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by: Elenor Yost


Elenor Yost
GPA 3.6

D. Welker

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About this Document

D. Welker
Class Notes
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This 26 page Class Notes was uploaded by Elenor Yost on Tuesday October 13, 2015. The Class Notes belongs to HUEC 2032 at Louisiana State University taught by D. Welker in Fall. Since its upload, it has received 22 views. For similar materials see /class/222436/huec-2032-louisiana-state-university in Ecology at Louisiana State University.




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Date Created: 10/13/15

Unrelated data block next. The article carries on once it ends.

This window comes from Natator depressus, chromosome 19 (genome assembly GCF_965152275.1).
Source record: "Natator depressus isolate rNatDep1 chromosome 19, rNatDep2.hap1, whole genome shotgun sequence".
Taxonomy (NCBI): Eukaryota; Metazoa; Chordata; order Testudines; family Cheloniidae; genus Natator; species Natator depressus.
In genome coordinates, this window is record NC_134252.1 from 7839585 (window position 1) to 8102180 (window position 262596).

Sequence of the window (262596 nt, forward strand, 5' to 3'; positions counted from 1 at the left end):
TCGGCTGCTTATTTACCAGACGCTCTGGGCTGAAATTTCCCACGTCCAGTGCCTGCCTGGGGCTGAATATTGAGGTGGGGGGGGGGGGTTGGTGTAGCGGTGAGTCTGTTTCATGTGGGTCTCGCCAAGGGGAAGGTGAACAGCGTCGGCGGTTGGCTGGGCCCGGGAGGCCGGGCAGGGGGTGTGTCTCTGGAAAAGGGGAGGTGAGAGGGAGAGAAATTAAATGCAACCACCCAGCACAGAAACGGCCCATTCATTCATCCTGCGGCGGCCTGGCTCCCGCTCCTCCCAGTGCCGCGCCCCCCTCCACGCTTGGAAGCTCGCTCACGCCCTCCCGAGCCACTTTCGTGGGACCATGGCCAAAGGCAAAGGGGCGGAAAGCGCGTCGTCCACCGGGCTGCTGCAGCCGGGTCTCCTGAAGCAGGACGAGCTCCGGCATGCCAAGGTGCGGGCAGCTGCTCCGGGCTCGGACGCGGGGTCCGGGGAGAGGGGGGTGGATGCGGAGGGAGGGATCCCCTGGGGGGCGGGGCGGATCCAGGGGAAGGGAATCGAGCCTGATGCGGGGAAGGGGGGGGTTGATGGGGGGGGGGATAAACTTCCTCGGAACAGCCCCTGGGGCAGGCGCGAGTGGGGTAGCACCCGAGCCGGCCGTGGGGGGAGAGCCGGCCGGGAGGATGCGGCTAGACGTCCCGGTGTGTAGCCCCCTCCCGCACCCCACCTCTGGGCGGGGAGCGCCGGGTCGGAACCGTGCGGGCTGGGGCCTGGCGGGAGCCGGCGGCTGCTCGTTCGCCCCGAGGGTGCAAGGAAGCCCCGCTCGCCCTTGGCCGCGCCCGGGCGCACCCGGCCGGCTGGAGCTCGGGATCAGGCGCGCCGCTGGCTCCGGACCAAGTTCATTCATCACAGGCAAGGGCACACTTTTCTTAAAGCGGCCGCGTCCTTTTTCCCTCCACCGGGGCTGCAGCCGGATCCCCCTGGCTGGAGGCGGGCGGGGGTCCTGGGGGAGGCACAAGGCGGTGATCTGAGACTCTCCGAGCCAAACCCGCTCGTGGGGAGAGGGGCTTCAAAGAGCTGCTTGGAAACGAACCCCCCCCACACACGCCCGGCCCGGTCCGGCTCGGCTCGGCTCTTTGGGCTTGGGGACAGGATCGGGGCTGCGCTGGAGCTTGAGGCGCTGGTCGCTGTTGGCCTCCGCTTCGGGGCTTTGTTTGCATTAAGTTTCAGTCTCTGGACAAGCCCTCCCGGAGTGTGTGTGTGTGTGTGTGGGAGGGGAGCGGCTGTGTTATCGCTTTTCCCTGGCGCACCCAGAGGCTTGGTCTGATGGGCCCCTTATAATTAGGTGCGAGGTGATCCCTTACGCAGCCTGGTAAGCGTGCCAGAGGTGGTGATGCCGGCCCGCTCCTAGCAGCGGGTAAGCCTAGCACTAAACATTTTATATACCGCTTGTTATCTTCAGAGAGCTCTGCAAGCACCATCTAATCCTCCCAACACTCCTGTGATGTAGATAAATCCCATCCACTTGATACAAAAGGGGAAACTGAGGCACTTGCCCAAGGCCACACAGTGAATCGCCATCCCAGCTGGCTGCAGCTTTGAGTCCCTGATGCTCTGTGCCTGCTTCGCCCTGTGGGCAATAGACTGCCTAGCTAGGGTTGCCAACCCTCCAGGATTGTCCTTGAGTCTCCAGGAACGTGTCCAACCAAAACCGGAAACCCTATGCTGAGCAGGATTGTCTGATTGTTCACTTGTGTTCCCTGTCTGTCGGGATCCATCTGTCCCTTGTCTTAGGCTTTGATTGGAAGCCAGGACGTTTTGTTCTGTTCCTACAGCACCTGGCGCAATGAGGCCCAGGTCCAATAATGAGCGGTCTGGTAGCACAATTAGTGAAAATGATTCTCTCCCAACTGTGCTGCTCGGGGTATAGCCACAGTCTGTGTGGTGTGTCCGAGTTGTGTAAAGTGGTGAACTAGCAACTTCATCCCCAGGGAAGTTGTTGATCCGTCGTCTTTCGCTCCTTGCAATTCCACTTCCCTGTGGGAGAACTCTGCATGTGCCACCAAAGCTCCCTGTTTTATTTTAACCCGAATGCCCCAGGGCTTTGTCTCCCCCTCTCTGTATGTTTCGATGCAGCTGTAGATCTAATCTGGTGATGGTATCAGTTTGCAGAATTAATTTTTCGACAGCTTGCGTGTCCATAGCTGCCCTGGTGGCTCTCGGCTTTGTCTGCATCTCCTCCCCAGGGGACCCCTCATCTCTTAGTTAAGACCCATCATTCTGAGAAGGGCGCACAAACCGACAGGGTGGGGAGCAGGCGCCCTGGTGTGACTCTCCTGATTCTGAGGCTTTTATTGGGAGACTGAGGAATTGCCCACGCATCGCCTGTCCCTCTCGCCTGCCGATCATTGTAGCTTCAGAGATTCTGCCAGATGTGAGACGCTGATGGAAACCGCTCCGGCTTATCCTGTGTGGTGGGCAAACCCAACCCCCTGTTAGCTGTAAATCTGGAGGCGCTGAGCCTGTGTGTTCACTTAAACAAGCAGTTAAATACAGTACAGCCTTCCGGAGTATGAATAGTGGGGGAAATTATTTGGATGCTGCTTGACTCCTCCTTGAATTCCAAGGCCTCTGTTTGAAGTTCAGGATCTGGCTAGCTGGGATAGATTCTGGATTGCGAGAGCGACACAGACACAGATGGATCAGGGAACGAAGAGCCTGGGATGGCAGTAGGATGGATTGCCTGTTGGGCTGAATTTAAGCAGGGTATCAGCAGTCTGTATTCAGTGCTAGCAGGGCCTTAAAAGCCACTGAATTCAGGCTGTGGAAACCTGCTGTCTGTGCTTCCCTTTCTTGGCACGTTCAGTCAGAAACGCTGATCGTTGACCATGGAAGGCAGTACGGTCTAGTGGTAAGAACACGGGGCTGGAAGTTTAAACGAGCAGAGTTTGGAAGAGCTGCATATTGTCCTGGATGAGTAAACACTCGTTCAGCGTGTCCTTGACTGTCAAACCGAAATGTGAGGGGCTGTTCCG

Chapter 7 0 Light the electromagnetic energy making things visible the radiant energy resulting from vibrations of electrons 0 Provides illumination and color 0 Defineslocates lines forms and surfaces 0 Can be manipulated by controlling the surface it falls on 0 Visual effects of light rays 0 l Wavelength o 2 Frequency 0 3 Brightness o Wavelength o The distance between highest point of one wave and highest point of next wave 0 Measured in nanometers I One billionth of a meter Visible light 0 Includes wavelengths 7 between 380760 nanometers o Shorter or longer does not stimulate eye receptors 7 darkness 0 Divided into color by wavelength I Red 7 longest I Violet 7 shortest 0 Frequency 0 How fast the wave vibrates 0 Red 7 longest visible wavelength I Slowest frequency 0 Violet 7 shortest visible wavelength I Fastest frequency 0 The color spectrum 0 Visual phenomenon that separates white or balance light into individual wavelengths of visible energy so the eye can distinguish between them 0 White perfectly balanced colors in light 0 Color blind I Eye sees only graduations of gray or some colors and gray I Only rods light receptors are functioning o Scotopic 7 night vision 0 Photopic 7 daytime vision 7 needs light 0 Brightness 0 Level of illumination 0 Depends on amount of energy radiated o More energy 7 brighter the light 0 Visual effects of light 0 Direct 7 natural or artificial sources 0 Re ected 7 everything else we see I Re ected from a surface 0 Color 0 Imbalance of visible radiant energy reaching the eye from light sources and objects o Imbalance I Average deviation from average amount of energy at all wavelengths 0 Seeing color in objects 0 Without light there can be no color I Colors are names to describe various mixtures of electromagnetic energy 0 Color constancy I Objects consistency re ect or transmit light waves only in a transmit light waves only in a particular narrow color range while absorbing all others Chapter 8 0 Color 7 concept or human interpretation of the neutral impulses transmitted to the brain from the normal eye when it is stimulated by various imbalances of visible radiant energy 0 An external occurrence 0 3 aspects of external color 0 Hue value intensity 0 Hue 0 Pure hue I Nothing added 0 As it appears on the color wheel or spectrum 0 Analogous hue I Adjacent to each other on color wheel 0 Complimentary hue I Opposite each other on color wheel 0 Value 0 The lightness or darkness ofa hue I Adding black or white 0 Achromatic I Neutrals black white gray o Intensity o Saturation purity or vividness o Brightness or darkness of a hue I Add complement 0 High 7 bright 0 Low 7 dull 0 Color language 0 Primary I Prime basic hue I Can mix to create all other hues BUT no other hues can combine to create primary 0 Secondary I Binary I Equal mixtures of 2 primaries o Tertiary 7 intermediate I Primary and secondary mixtures o 3 types of color theory 0 Physical or light rays 0 Pigment o Psychological visual Pigment theory Munsell 0 Notation system 7 greatest contribution o Developed exible color sphere 0 System 7 5 primaries I RY G B V I lOcolor wheel Prang or Brewster theory 0 3 primaries I Red yellow and blue 0 3 secondaries I Green orange violet o 6 teItraries I Combine 7 12 color wheel Simultaneous contrast 0 Most powerful illusion of color 0 Any actual differences appear exaggerated o Juxtaposed I Touching or nearby colors PUSH each other apart increasing differences Simultaneous contrast HUES o Gives effect of complement to a dulled color or neutral Touching complements intensify each other Contrasting hues seem complementary Analogous hues push each other apart Identical hues look different 0 Different hues appear alike Simultaneous contrast value 0 Light values darken darker ones dark values lighten lighter ones 0 Extreme value contrasts overpower hue perceptions Simultaneous contrast intensity 0 Bright and dull of same hue emphasize those differences 0 Complements intensify each other After image hue 0 Negative hue afterimage create complementary effect 0 Hue stimulates afterimage of complement against white 0 Mixes visually with any surface hue a new color combination of the two 0 Extended viewing of complement dulls stimulus hue After image value 0 Extreme value creates a erimage of its opposite 0 Negative value after image mixes with other surface hue After image intensity 0 Complementary hue afterimage dulls hue viewed and brightens complement 0 Negative value afterimage dulls hue Irradiation 0 Value irradiation 7 light areas spill over into darker areas 0 Light values advance and enlarge 0 O O O I Dark recede and reduce o Shadows emerge I At crosspoints of white grid on black background Visual mixtures o Pointillism 7 points of color mix Visually into new colors 0 Hue value intensity Temperature 0 Hues Warm 7 red orange yellow ranger Cool 7 blue green Violet Value I Light 7 cooler o Re ects light rays I Dark 7 warmer o Absorb light rays 000 o Intensity I Bright7wa1mer I Dull7cooler Motion 0 Advance 7 warm light bright o Recede 7 cool dark dull o Warms 7 unite o Cools 7 separate 0 Brights 7 clash Vibrate o Dulls 7 blend Size 0 Warm light bright 7 enlarge 0 Yellow 7 most enlarging I White red green blue black 0 Cool dark dull 7 reduce I Black 7 most reducing Psychological effects of color 0 Action gender drama sophistication seasons Color schemesharmonies o By neutralizing them I Add color s compliment o By mixing 2 widely separate colors to introduce a common color 0 By placing one color on top of other colors 0 By using a neutral color 0 By using rough texture shadow light in rough surface to key colors Related harmonies o Monochromatic o Analogous I Together on color wheel I Two or more colors next to each other Contrasting harmonies or schemes o Complementary 7 2 hue I Opposite from each other 0 Double complementary 7 4 hue I 2 adjacent hues and complements o Adjacent complementary 7 3 hues I 2 complements and one hue next to one Single split complementary 7 3 hue I l hues and hue on each side of complement 0 Double split complementary 7 4 hue I Hue on each side of two complements o Triad harmony 7 3 hue I Three hues equidistant from each other on the color wheel Inverted order harmonies 0 Color whose home value is usually light is darkened and used with another color whose home value is usually dark and then lightened I Dark yellow and light violet I Dark brown and pale blue 0 Texture 0 Visual and tangible structure of a surface or substance 0 Critical to appeal I 1 It s the medium from which apparel is made I 2 Appeals to 3 senses o Sight touch hearing 3 aspects of texture o Tactile qualities of a surface 0 Tactile qualities of a manipulated 3D substance 0 Visual qualities of surface and substance Textile components 0 1 Fiber content 2 Yarn structure 3 Fabric structure 4 Finishes Fiber content I Basic chemical substance from which yams and fabrics are made I Long filament fibers 0 Shiner smoother cooler touch 0 Stronger fabrics I Short staple fibers 0 Duller rougher fuzzier warmer touch 0 Weaker fabrics o Yarn structure I Made by spinning fibers into yarns I Appearance 0 Type of fiber amount of twist direction of twist number of piles simple or novelty combination of fibers 0 Fabric structure 0 O O O The way the yarns are interlocked into a at fabric Varieties 0 Most dramatic easily seen differences in texture Woven 0 Generally strongest 0 Most stable less stretch o Balanced weave stronger than unbalanced 0 Stability 7 darts seams etc o Shapes at fabric to body contours Knits 0 Greater exibility o Wrinkle resistance 0 Stretchier Withstands less stress than woven o Direction of the yarns 0 Critical to the way a fabric will or will not behave o Nonwovens have grain 0 Holds crisps shapes better than on a bias 0 Lengthwise grain o Strongest 0 Place in direction that receives greatest stress 0 Diagonal between lengthwise and crosswise yarns 0 Flexible softness and drapeable o Finishes Affect fabric surface characteristics 0 Surface contour surface friction thermal character Surface contour Deviations from absolute smoothness Creates a sharp silhouette Rough 7 looks softer Smooth looks hard Seams o Disappear in rough or patterned Surface friction Resistance to slipping Determines extent to which surfaces slide over each other or stick together Thermal character 0 How a fabric feels to touch 0 Function of absorbency 0 Generally more absorbent fibers warmer to touch than synthetics o The tactile quality of manipulated 3D substance 0 Flexibility compressibility extensibility resilience density Textures reaction to light 0 Admit I Transparent translucent o Absorb I Opaque 0 Transparent I Admits the most light I Can see through it clearly o Translucent I Admits some light I Can identify hazy silhouette behind it but not sharp detail 0 Opaque I Emits little or no light I Interacts only with surface 0 Smoothness roughness penetrable depth I Absorbs or re ects all of it I Absorbs 7 dull I Re ects 7 shiny o Shiny textures I Advances I Enlarges wearer I Highlights body part where used I A small accent area of shine will balance a larger area of dull surface Texture and color 0 Colors I Shiny surface 7 lighter than dull one I Fuzzy surface 7 slightly dulls I Firm smooth surfaces 7 at 0 Iridescent fabrics 0 One color yarn in one direction another color yarn in other direction Pattern 0 An arrangement of lines shapes spaces in or on a fabric 3 aspects of pattern 0 Source interpretation a1rangement 4 major pattern source categories 0 1 Nature I Frequent beautiful motifs I Flowers 7 most popular 0 2 Manmade I Specific places events I Hats maps bricks keys etc o 3 Imagination I Creativity from material sources I Abstract images o 4 Symbolism I Special type of imagination I Visual images stand for something else I Natural or manmade objects 0 Interpretation 0 Realistic stylized abstract 0 Arrangement 0 Arrangement of motif source on fabric 0 Plan yardage needs if patterned 0 Repeat I Distance from where a pattern starts ends then starts again 0 2 ways to introduce pattern to fabric 0 In fabric during fabrication 0 Applied on fabric surface Chapter 18 o Rhythm 0 Feeling of organized movement or motion of elements Related eye movement I Gives order to elements 0 Keep movement within the boundaries I Body off balance 0 Diagonals countered I Opposing diagonals O o Rhythmic I Smooth uniform owing o Staccato I Lack of movement pause dramatic o In uences body size I Size direction dynamics 0 More lively I More attention 0 More subtle and sophisticated I More understated o Understatement 7 more potent restraint o Rhythm and elements 0 Rhythm and elements 0 Linear rhythm I Dramatic climaX without repetition o Repetition rhythm I Elements I Strengthens rhythm o Regimented rhythm I Limitations of parallelism alteration 0 Graduation I Leads to climax o Undulating rhythm O I Line around central point Contrast rhythm I Accents rhythm I Focus attention 7 change 0 Structural design 0 O O Graceful I draped folds I soft gathers I curved seams and edges staccato I straight lined parallel pleats I tucks series darts graduated tiers I ounces smocking shirring I good over small areas 0 decorative rhythm O O stately I rows of ribbons I braids I pleated edges graceful I gathered or ared ruf ed edges 0 emphasis O O O O OO O 0 creation of a focal point most important center of interest I all others subordinate focuses Viewer s attention I directs the eye manipulates attention to enhance wearer one dominant theme idea backgrounds I show less emphasis I too much 7 confusing I too little 7 boring dull what and where to emphasize I dictated by fashion trends how to emphasize I elements 0 grouping contrast dominance leading lines contrast elements repetition sufficient plain space detail 0 how much emphasis I use restraint o introducing emphasis any structural edge emphasizes body part 0 skirt hems I knees legs 0 o sleeve hems I shoulders arms waist hands 0 necklines I face neck 0 whatever usually covered I exposed I decorative o purposed to attract attention 0 enforces structural lines o emphasis in structural design 0 extremes of fit or fullness I puffed sleeves shoulders I snug midriff o hue value intensity I small amounts right spots 0 pattern and texture I one motif dominate o harmony o agreement in feeling 0 consistency in mood o pleasing combination of different things 0 requires agreement I functional structural decorative I culturally subjective principle 0 culturally acceptable 0 rhinestones on denim 0 common awareness and acceptance I mood its interpretation I essential to unity o withoutinterrelatedness I cannot be unity o harmony physical effects 0 garment parts in scale 0 combined proportions I agree with each other and figure 0 avoid I extremes monotony o advancing qualities I receding o countering 7 reinforcing I harmonize I every part blends o harmony o o o unity O 0000 000 000 0 all parts feel they belong together relates and integrates garment parts sense of completed oneness coherence quality of being whole and nished creates calm completed effect garment attribute to wearer relationship I all parts belong I worked together for ONE complete consistent effect resolves con ict and competition organizing attention around central theme harmony I everything relates 7 not necessarily completed unity provides sense of completion inseparable parts are all interdependent integrates every aspect of design 0 unity psychological effects 0 O O 0 most powerful effect job well completed design process followed ows easily Chapter 1 o What is design 0 Decision making in many activities in everyday life 0 Design 0 process I planned attempt to achieve order and beauty I process of purposeful visual creation I form of problem solving to reach a goal 0 product I end result or nished product of the process or plan I sensory design 0 products that appeal to 5 senses I behavioral design 0 human experience of interpreting sensory design 0 steps in design process 0 Set the goal I determine purpose of project 0 Examine relevant outside in uences I factors must know about user or market for intended product Establish design criteria I how should it function based on needs determined by relevant outside in uences 0 Make the plan I all possible design ideas as solution to goal 0 Carry out the plan I develop patterns construct samples adjustments etc 0 Evaluate I does is meet the relevant criteria 0 Design process 0 follow steps 0 practice 0 became a keen observer I interpret ordinary things as new ideas 0 Chapter 2 o aspects of design 0 function 0 structure 0 decorative o in order of importance 0 functional design I most important I how does it work I How does it perform I 4 general function needs 0 l movement 0 all garments must provide ease I added to garments to provide for extra space in apparel to allow for movement I shoulder hip bust arm ad leg circumferences length areas 0 ease 0 standard ease I allows for movement 0 style ease I creates a look 0 2 protection 0 weather conditions 0 insects other creatures 0 plant life 0 bacteria secretions etc o 3 environmental modi ers o clothing regulates energy ow 0 resistance to evaporation insulation 0 effects heat transfer 0 4 health and safety 0 allow body to be safe from hazards 0 provide comfort and ef cient I special functional needs 0 l occupationalsports o protective clothing 0 high fiber performance 0 industrial and farm workers 0 2 proper use 0 dangerous I improper or unintended use 0 3 action potential 0 purpose and function of garment determines degree of action potential in design 0 4 children 0 safe functional and attractive apparel 0 less concern with appearance 0 5 pregnancy 0 absorbency o loose fit 0 comfort 0 layers attractiveness o o 6 elderly 0 physical changes 0 sensitivity to temperature changes 0 increased hypothermia 7 139 ll Jorrlj 39 IIJ I II 1 o extent of condition 0 ame resistant washable 0 easy accessibility o attractive I structural design allows a garment to function affects both function and appearance fabric construction lines and shapes successful design 0 simple 0 purity of form 0 timeless beauty requirements for good structure 0 well proportioned 0 simple 0 suited to its purpose 0 suited to material used 0 suited to process use to make it I decorative design Chapter 3 something added surface enrichment least important aspect 3 ways to incorporate decorative design 0 color or pattern in fabric 0 construction detail 0 decorative trims or fabrics applied to surface of garment agree with function structure design 0 never used to camou age 0 never an afterthought 0 can be both functional and decorative 0 uses moderation o abstract or stylized 7 more attractive placement of decorative design 0 place where attention to be drawn 0 place safely I friction snagging strain pressure 0 anchor larger or heavy trims decorative quality 0 natural beauty I nothing added linen furs 0 not decorative design 0 culture illusions clothing 0 decorative design I subordinate 7 function structure I commands greatest attention 0 decorative designs command attention 0 optical illusions I eye can be fooled o cultural values I acceptance of others 0 visual perception I choosing the best interpretation of available visual cues o 2 aspects of visual perception I stimulation 0 sensory awareness of visual image or cue I interpretation 0 mental recognition that visual image represents familiar object 0 visual illusion I occurs when something is not as it appears to be I misinterpreted or misapplied visual cues I created and controlled I cultural and physical desired effects cognitive learning 0 deals with factual intellectual and mental things 0 conscious learning affective learning 0 deals with feelings attitudes values beliefs emotions subjective judgments cultural conditioning o 1 opinions about clothing 0 2 concepts of beauty and ugliness o 3 what constitutes acceptable appearance 0 4 degrees of susceptibility or resistance to visual illusions o 5 concepts of ways to gain acceptance aesthetic purpose of dress 0 to promote acceptance of the wearer o to present a favorable visual impression to others 0 to create an optical illusion if necessary major types of illusions 0 static I not moving 0 auto kinetic I appears to move static illusions 7 5 types 0 l geometric o 2 depth and distance 0 3 after 7 image 0 4 simultaneous contrast 0 5 irradiation geometric illusions o l carpentered illusions I lines spaces angles 0 2 size and space illusions I incorrect distances or sizes estimates 0 3 directional illusions I strong linear direction 0 carpentered illusions I mullerlyre line illusion o lengthens or shortens I poggendorf illusion o displacement of interrupted diagonal line zottner illusion o intersecting lines 7 diagonal parallel o angled to or away from each other wundt illusion o caves in hearing illusion o bulges out horizontal 7 vertical 0 vertical line seems longer sander parallelogram o lengthens 7 widens gure apparent angle size 0 in uenced by spacing of surrounding lines subtle curves 0 more circle 7 rounder o shorter 7 atter I angular distortion 0 angles superimposed on square area seems pointed 0 size and space I aubert illusion 0 lled space seems larger than un lled space 0 line length relations I titchener and lipps circles 0 size di erences exaggerated I arrow illusion 0 size controlled by direction 0 directional I diagonals o lopsided wobbly I horizontals 0 width I verticals 0 height 0 depth and distance illusions I foreshortening or receding horizontal convergence and perspective 0 angle size changes viewed far away I ambiguous gures 0 gure ground reversals I spontaneous change of position 0 object seems to stay same sudden change 0 vantage point 0 after image 7 look at image over stimulated still see image I irradiation o perception of light area spill over darker areas Chapter 4 0 elements of design 0 space line shape and form light color texture pattern 0 space I 2 dimensional at pattern I 3 dimensional I empty area where other elements are placed organized by introducing lines o subdivide rearrange push pull manipulate enclosed o shape gure positive foreground unenclosed 0 space ground negative background 0 cues in uencing perception of shape and space I size of spatial divisions overlapping closeness of shapes density of spatial divisions convexity and concavity I size of spatial divisions o advancing attening I overlapping o shapes appear on or in front of other shapes I closeness of shapes 0 advance 0 isolate not touching free oating I density of spatial divisions o advancing o texture patterned o receding o hollow space attening I convexity and concavity o convex o pushes out protrusion o concave o caves in indentation 0 character of enclosing lines I determinate 0 thick solid sharp 0 enlarge advance I indeterminate 0 thin fuzzy blurred broken 0 atten airy recede o convex body curves I shoulder points shoulder blades bust abdomen hips buttocks elbow o concave body curves I neck waist knees ankles wrists 0 location size and position of body curve I everybody concavity helps define a convexity I every garment depends on body convexities for support 0 psychological effects bold assertive I advancing o shapes smaller than surrounding space 0 lled patterned or texture shapes 0 enclosed by solid thick sharp lines against plain ground 0 softer atter o attening I juxtaposed shapes of similar sizes enclosed by thin broken fuzzy lines o introducing spatial effects I open space 7 few structural lines I closed space I decorative 0 space between 0 fabric pattern construction detail applied trims Chapter5 0 line 0 most fundamental element in design 0 silhouette I edge or outline of a garment style lines that divide space within the garment functions of line I visual illusions mood and character leads the eye to specific feature on figure or design visual illusion 7 line I horizontal lines direct eye across and widen vertical lines direct eye up and down and lengthen the figure diagonal lines will slim figure if angle not too abrupt mood and character 0 line qualities 0 vertical horizontal diagonal thin thick straight curved leads eye to specific feature 0 the stronger the line the more effective the illusion 0 there are innumerable combinations 0 each combination will change total effect reinforcing and countering lines 0 creating optical illusions o divide and break up space 0 use in direction of desired emphasis introducing lines in apparel o structural lines 0 construction lines real or perceived edges creases or folds o decorative lines o trims fabric pattern 00 0 Chapter 6 o shape 0 created by line and space 0 at 2 dimensional area enclosed by a line 0 evokes images of geometry 0 3 dimensional area enclosed by a surface I hollow 0 interior is seen as volume 0 clothing parts I solid 0 interior is seen as mass 0 human form the body 0 a successful garment 0 3D form of parts I functionally practical I allow for movement protection and comfort I aesthetically pleasing 0 visual concepts of solids o visualize all around as a solid object at the same moment visual effects in dress basic guidelines 0 directionlength o garmentbody o shape space effects 0 garment detail effects 0 fit 0 direction of dominant lines and shapes 0 proportion 7 length in relation to width 0 number and kind of countering lines o necklines o dominantly vertical I elongates face and neck narrow shoulders o dominantly horizontal I add width to narrow faces pointed chins o curved I counters straightedged angular faces 0 angular I counters rounded faces 0 collar terminology I pictures in lab manual 0 3 basic collar types I at full roll partial roll I at 0 neckline curves same shape as garment neckline partial roll 0 neckline curves are straighter than garment neckline full roll 0 neckline curves are straight 0 stand fall gathered ruf ed o gathered or pleated to fit neckline seam 0 longer neck seam on collar I cowl o turtleneck variation bunches over stand I convertible 0 stand fallback o atfront I shawl 0 does not have gorge line 0 extension of bodice front 0 bodices 0 basic bodice I waistline position normal I basic bodice is very tted 0 other terms I princess lines blouson yokes strapless surplice o dart does not go to breast tip 0 Princess line can come from shoulder aim hole can cross bust tip 0 waistlines o dropped waist empire waist midriff yoke o 3 basic sleeve types 0 setin kimono raglan o skirt types 0 basic aline ared gore wraparoundsurplice gathered fullness pegged trumpet tiered ounce 0 types ofpleats o knife 7 folding all in one direction inverted 7 two knife pleats facing each other box accordion kilt o kick 7 knife pleat not sewn o bifurcated wear 0 means two legs 0 basic dress styles 0 onepiece garments 0 basic normal fitted 0 styles without waistlines 0 styles that extend out from the body Chapter 22 o proportion o the law of relationship of spaces I in relation to 0 relationship of distances sizes amounts degrees or parts 0 4 levels I within one part 0 length to width among parts 0 one area to adjoining area part to whole 0 whole to a part whole to environment 0 O O O o out t to wearer o proportion guidelines 0 O O O O O O O O unity plus variety slight deviation from precise divisions smaller part large enough larger part small enough for comparison golden mean 23 58 11618 oval face relationship to part whole proportion most pleasing for Us 2 types of relationships I similarities 0 equal proportions I differences 0 extreme proportions 0 human body 0 O O O O exquisite and complex proportions rare 7 equal divisions and multiples cultural ideals of beauty natural breaks heads I number of times the height of the head fits into the total height of the body 0 vertical body proportions I lower number of heads 0 larger head in relation to body I higher number of heads 0 smaller head in relation to height of body I average height for western figures 0 standard 0 75 heads 0 fashion figures 0 810 heads Africans I narrower across hips I thicker from front to back Asians I smooth at front and back torso I slight waist indentation Caucasian I wider across hips I more waist indentation center of gravity I greatest weight concentration I women 7 hips I men 7 shoulders o psychological effects 0 more equal proportions I more stable I equal added shapes add weight I more equal proportions o more fragile Chapter 23 0 scale 0 consistent relationship of sizes to each other and to the whole regardless of the shapes 0 rst cousin to proportion but compares ONLY sizes 0 relates sizes of small areas to each other I bows collars trims pattern I accessories ijewelry 0 whole to environment size of garment parts I size ofwearer o in scale I size relationships in garment or design are in agreement 0 out of scale I size relationships are clumsy or extreme 0 color and texture I advancing 0 enlarge 0 large scale 0 receding o minimize I small scale 0 0 basic guidelines 0 eye measures size ONLY I in relation to the garment on the body 0 extreme body sizes I avoid extremes 0 dress and patterns 0 size of accessories I contrast 0 tiny enlarges large gure 0 large pinpurse overpowers small gure I repetition 7 reinforces o tiny minimizes small gure 0 large pursepin enlarges large person 0 size ofpattern I repetition 7 reinforces o tiny complementsminimizes small gure 0 large pattern enlarges large person I contrast 0 tiny motif enlarges large gure 0 large pattern overpowers small gure 0 guidelines for pattern I motif 0 a single or repeat design or color 0 size small enough 0 completely seen from one angle 0 small scale motifs o structural designs I seams darts gathers pleats etc 0 large scale motifs 0 large smooth unbroken areas 0 rm erect smooth gure 0 bold aggressive assertive straight forward 0 small scale motifs and patterns 0 delicate dainty 0 small children elderly I petiteaverage gure 0 small scale prints 0 camou age stooping hollows bulges from aging o introducing scale in fabric I style features notions trims pattern fabric texture jewelry and accessories I style features 0 appear as part of garment 0 pockets collars ruf es bows cuffs belts etc 0 fashion gure proportions 0 drawing the body 0 realism I natural sized gure 0 idealism I unnaturally long I elongated gure 0 gure proportions 0 gure broken into partssections o halves or thirds 0 head to waist waist to knee knee to toe 0 head to end of torso end of torso to ankle 0 gure section guidelines 0 lines de ne and label sections I guide to draw a pose 0 lines show sewing lines on dress forms or mannequins I helps dress gure I properly draw garment details I sewing lines always needed 0 princess lines I parallel to each other I breaks gure into quarters I cross bust tip 0 pro le view I side view of gure I front and back ofbody 0 heads I height of gure 0 created by heads tall I normal heads 0 78 I fashion gures 0 9 10 0 balance lines o plumb line 0 line runs straight down perpendicular to oor I through the pit of the neck 0 used to keep gure standing straight on page 0 center front line 0 0 middle of torso I shows positionpose of torso 0 moves independently of balance line 0 helps draw pose 7 ribcage pelvis 0 center back 0 CB spine 0 not imaginary sewing line 0 follows back bone from neck to end of torso o angles 3swing lines o l shoulder lines I through pit of neck I shoulder point to shoulder point I parallel to bust area 0 2 waistline I through navel I smallest part of tors I parallel to hip line 0 3 hip line I end of torso I fullest part ofhips I parallel to waist I above crotch point 0 action lines I sets a pose in motion or movement 0 perform dynamics 0 aids in balance of figure 0 dynamics between natural body segments 0 basic figure forms 0 drawing arms and legs I forms are exaggerated in length I simplified shape and width 0 foreshortening 0 explains visual development of bends in the body as seen and drawn Chapter 10 Abling o designer sketching and fashion illustration 0 designer39s sketch I to show off the clothing I is for trade I details Worth 1896 0 fashion illustration I to show off the person wearing the clothing I is for the consumer o designer sketch I projects all details of designer s I immediate visual focus 0 drape construction fit fabrication 0 fashion illustration I projects certain attitude from a specific type of woman I immediate visual focus 0 pose 7 woman wearing this garment 0 style 7 how she feels in it 0 types ofposes o Xpose tpose ipose spose o poses 0 each garment has a shape 0 artist39s pose selection of right pose o it should enhance the I SHAPE and STYLE of that garment o attitudes in poses o conveys the message I how customermodel feels in outfit I what target category garment look fits 0 fashion industry s point of view I artist must select pose to re ect intended attitude 0 attitude contradictions o contradiction I bridal dress in nontraditional pose 0 look 0 less expressive o more specific 0 more informant I about garment not wearer o feel 0 sets a specific mood o attitude 7 expressive o conveys how model I feels in garment Chapter 24 0 balance 0 feeling of evenly distributed weight 0 resulting in equilibrium steadiness and stability 0 each garment part I interacts with all other I achieve stability 0 3 types ofbalance 0 horizontal I sides balance each other 0 vertical I upper and lower parts balance I prevents feeling of top or bottom heavy o radial I center and outer edges I concentration of weight near center 0 2 types of horizontal balance 0 formal or symmetrical I sides mirror images 0 informal or asymmetrical I sides dilTerent I overall feeling of equal weight distribution 0 Balance and elements 0 balance can apple to EVERY aspect of EVERY element 0 advancing and receding o opposing qualities complement and balance each other 0 balance and principles 0 all linear principles contribute to balance 0 contrast enlivens countering avoid extremes 0 balance essential I harmony ananglesswing linesd unity o psychological balance 0 vertical balance I steadiness 0 horizontal balance I stately and regal o informal balance I dynamic casual complex 0 spatial balance I equal internal and external pressure 0 introducing balance 0 structurally I direction of seams edges I counter 7 reinforce